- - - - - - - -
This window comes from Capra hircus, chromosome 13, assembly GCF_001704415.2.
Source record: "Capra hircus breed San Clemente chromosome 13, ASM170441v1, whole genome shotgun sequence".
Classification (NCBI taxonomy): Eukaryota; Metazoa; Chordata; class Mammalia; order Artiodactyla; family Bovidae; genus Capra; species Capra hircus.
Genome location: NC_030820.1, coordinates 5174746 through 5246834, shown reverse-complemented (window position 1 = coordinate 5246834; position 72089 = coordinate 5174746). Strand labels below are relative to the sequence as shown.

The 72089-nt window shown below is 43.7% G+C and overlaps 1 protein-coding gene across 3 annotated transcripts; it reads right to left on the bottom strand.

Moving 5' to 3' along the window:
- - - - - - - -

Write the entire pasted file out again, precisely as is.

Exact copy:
This window comes from Capra hircus, chromosome 13, assembly GCF_001704415.2.
Source record: "Capra hircus breed San Clemente chromosome 13, ASM170441v1, whole genome shotgun sequence".
Classification (NCBI taxonomy): Eukaryota; Metazoa; Chordata; class Mammalia; order Artiodactyla; family Bovidae; genus Capra; species Capra hircus.
Genome location: NC_030820.1, coordinates 5174746 through 5246834, shown reverse-complemented (window position 1 = coordinate 5246834; position 72089 = coordinate 5174746). Strand labels below are relative to the sequence as shown.

The 72089-nt window shown below is 43.7% G+C and overlaps 1 protein-coding gene across 3 annotated transcripts; it reads right to left on the bottom strand.

Moving 5' to 3' along the window: